Hole lies outside shell and arcpy

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11-21-2019 02:55 AM
irfanlatif
New Contributor III

hi there,

In my workflow, I am converting our mapset in ESRI (ArcGIS 10.7) FileGeodb (topological clean and no geometry error) to Postgis.

In PostGIS I am getting a geometry validation error  "Hole lies outside shell" and I am thinking how to find this error using arcpy.

Here is polygon where I am getting this error.

MULTIPOLYGON(((18.580058 54.387989,18.580688 54.387949,18.581455 54.38745,18.58103 54.387236,18.581292 54.387046,18.581613 54.387193,18.581928 54.387025,18.581818 54.386618,18.581261 54.386702,18.580977 54.38657,18.581072 54.386234,18.580021 54.385724,18.579978 54.386042,18.580181 54.386148,18.579153 54.386818,18.579249 54.386861,18.578992 54.387036,18.578708 54.386886,18.578114 54.386992,18.57806 54.387864,18.578553 54.388089,18.580058 54.387989)),((18.580058 54.387989,18.58009 54.388582,18.580315 54.388695,18.581319 54.388631,18.580058 54.387989),(18.580058 54.387989,18.579111 54.387517,18.579764 54.38739,18.580048 54.387528,18.580058 54.387989))) 

I know st_makevalid() will correct this problem. What I want, is to correct my source data which is in FileGeodb.

any suggestions?

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14 Replies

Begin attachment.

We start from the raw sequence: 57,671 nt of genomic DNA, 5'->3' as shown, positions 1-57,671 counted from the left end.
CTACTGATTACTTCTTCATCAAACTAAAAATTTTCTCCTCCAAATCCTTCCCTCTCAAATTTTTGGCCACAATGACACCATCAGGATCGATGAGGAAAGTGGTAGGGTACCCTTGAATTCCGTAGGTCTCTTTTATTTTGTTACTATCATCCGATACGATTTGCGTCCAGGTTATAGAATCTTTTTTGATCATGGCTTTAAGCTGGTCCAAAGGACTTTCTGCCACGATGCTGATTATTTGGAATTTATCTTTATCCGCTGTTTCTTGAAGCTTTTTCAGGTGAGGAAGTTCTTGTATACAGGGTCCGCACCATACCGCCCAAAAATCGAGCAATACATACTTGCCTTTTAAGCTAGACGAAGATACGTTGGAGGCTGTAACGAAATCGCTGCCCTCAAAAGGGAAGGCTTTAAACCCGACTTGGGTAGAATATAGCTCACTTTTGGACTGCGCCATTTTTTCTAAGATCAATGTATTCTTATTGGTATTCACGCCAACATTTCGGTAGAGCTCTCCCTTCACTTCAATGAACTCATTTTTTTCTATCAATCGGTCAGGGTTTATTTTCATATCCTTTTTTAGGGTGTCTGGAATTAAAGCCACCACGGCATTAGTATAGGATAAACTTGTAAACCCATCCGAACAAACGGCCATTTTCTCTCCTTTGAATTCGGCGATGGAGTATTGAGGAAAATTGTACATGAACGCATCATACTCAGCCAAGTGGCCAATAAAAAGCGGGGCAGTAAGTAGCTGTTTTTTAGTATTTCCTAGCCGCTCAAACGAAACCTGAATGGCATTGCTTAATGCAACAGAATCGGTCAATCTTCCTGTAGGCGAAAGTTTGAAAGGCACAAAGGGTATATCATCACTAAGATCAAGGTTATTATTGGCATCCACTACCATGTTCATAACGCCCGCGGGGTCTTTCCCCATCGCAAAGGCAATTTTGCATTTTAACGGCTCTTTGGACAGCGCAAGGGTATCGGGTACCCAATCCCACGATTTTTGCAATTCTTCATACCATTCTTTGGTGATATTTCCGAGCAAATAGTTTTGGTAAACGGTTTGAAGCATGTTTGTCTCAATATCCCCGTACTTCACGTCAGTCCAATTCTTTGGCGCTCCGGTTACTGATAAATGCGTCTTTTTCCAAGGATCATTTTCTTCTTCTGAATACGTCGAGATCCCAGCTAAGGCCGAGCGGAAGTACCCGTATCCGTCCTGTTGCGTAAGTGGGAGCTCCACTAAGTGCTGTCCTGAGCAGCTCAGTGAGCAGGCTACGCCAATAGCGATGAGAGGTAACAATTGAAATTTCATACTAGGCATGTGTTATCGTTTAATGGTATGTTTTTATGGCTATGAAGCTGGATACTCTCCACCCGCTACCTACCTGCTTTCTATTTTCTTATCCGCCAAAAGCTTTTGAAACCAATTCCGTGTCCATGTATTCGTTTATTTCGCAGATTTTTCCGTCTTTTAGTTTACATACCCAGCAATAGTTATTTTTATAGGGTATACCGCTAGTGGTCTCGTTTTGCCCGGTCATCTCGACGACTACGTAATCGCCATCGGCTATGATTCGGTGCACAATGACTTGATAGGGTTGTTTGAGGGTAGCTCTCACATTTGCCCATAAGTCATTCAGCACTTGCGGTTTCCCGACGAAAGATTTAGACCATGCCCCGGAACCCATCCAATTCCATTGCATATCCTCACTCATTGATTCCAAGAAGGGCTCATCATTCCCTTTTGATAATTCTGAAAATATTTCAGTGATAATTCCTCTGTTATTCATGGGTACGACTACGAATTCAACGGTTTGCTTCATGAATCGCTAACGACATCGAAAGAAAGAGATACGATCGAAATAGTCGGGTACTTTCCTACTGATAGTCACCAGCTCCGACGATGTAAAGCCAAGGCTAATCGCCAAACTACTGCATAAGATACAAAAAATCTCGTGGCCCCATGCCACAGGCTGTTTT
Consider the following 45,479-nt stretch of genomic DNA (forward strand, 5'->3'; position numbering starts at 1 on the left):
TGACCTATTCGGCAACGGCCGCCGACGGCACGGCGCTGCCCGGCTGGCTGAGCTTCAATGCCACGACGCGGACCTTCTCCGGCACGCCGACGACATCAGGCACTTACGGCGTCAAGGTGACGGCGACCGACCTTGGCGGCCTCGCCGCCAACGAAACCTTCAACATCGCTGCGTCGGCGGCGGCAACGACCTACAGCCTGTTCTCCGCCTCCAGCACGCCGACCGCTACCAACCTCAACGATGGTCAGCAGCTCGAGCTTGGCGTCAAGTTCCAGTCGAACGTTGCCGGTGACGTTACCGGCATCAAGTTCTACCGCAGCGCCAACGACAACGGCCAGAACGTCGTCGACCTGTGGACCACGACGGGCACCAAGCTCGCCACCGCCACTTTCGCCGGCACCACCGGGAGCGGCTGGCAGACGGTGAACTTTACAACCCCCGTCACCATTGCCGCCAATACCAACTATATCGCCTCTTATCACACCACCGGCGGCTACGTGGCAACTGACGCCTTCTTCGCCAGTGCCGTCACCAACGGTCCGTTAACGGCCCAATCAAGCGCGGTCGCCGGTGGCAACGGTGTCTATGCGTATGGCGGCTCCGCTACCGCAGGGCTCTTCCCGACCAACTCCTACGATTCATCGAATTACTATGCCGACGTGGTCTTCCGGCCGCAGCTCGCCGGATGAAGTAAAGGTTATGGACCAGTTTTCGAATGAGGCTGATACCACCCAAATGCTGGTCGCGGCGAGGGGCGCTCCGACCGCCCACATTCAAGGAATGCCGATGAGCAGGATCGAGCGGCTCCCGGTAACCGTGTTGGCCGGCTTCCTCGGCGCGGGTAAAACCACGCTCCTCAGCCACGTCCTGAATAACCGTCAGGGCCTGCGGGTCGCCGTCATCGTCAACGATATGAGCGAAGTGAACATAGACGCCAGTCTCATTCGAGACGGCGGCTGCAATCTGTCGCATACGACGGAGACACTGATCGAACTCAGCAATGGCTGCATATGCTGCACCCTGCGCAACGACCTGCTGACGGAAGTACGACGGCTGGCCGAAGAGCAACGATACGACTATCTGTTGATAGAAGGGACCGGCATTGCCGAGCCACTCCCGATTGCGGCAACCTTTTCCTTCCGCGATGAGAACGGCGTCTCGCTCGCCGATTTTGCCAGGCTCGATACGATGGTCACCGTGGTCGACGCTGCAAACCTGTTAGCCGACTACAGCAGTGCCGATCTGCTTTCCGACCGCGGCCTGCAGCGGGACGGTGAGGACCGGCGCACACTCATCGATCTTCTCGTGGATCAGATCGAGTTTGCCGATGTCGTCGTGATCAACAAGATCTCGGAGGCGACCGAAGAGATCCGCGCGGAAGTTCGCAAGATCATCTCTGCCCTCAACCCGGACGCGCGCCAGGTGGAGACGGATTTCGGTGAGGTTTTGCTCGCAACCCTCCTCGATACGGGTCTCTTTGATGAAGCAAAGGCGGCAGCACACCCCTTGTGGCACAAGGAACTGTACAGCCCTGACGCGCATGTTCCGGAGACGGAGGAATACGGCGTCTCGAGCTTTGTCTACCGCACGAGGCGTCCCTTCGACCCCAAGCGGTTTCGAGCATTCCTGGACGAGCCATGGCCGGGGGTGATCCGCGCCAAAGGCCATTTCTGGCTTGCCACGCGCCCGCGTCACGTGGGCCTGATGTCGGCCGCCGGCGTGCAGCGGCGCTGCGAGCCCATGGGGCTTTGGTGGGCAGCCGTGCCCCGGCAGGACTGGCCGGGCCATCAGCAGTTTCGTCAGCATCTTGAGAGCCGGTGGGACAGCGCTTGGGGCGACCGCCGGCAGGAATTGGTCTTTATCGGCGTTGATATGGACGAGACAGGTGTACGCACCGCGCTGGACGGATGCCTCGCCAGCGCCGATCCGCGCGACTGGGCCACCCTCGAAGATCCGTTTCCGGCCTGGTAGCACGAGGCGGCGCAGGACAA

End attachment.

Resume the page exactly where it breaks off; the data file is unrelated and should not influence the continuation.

DanPatterson_Retired
MVP Esteemed Contributor

I had to add an enclosing set of brackets to make the two multipart shapes represent 1 shape

z1 = [
    [[[18.580058, 54.387989], [18.580688, 54.387949], [18.581455, 54.38745],
      [18.58103, 54.387236], [18.581292, 54.387046], [18.581613, 54.387193],
      [18.581928, 54.387025], [18.581818, 54.386618], [18.581261, 54.386702],
      [18.580977, 54.38657], [18.581072, 54.386234], [18.580021, 54.385724],
      [18.579978, 54.386042], [18.580181, 54.386148], [18.579153, 54.386818],
      [18.579249, 54.386861], [18.578992, 54.387036], [18.578708, 54.386886],
      [18.578114, 54.386992], [18.57806, 54.387864], [18.578553, 54.388089],
      [18.580058, 54.387989]]], 
    [[[18.580058, 54.387989], [18.58009, 54.388582], [18.580315, 54.388695],
      [18.581319, 54.388631], [18.580058, 54.387989]], 
      [[18.580058, 54.387989], [18.579111, 54.387517], [18.579764, 54.38739],
      [18.580048, 54.387528], [18.580058, 54.387989]]]
      ]

The two blocks ( lines 2 - 9 and lines 10 - 13) 

weren't closed in  the [ on line 1 and on line 14

Sorry for converting tuples of tuples to lists of lists... just easier to visualize for me

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BruceHarold
Esri Regular Contributor

Irfan is correct that ArcGIS does not detect that the geometry is OGC-invalid, here is how it looks:

Therefore ArcGIS's Repair Geometry is not an option.  I'll ask the team to look at that.

In Pro we have the osgeo and ogr modules, somewhere in there is the MakeValid() function.

With Data Interoperability/FME you can de-aggregate the offending bowtie feature which will then need more work.

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JoshuaBixby
MVP Esteemed Contributor

Bruce Harold‌, I am confused by your statement:

ArcGIS does not detect that the geomety is OGC-invalid

If I run the geometry through Check Geometry using ArcGIS 10.7.1, it flags the polygon as self-intersecting, which is OGC-invalid.  Unfortunately Repair Geometry fails to fix it, but detecting an issue and being able to fix it are separate issues.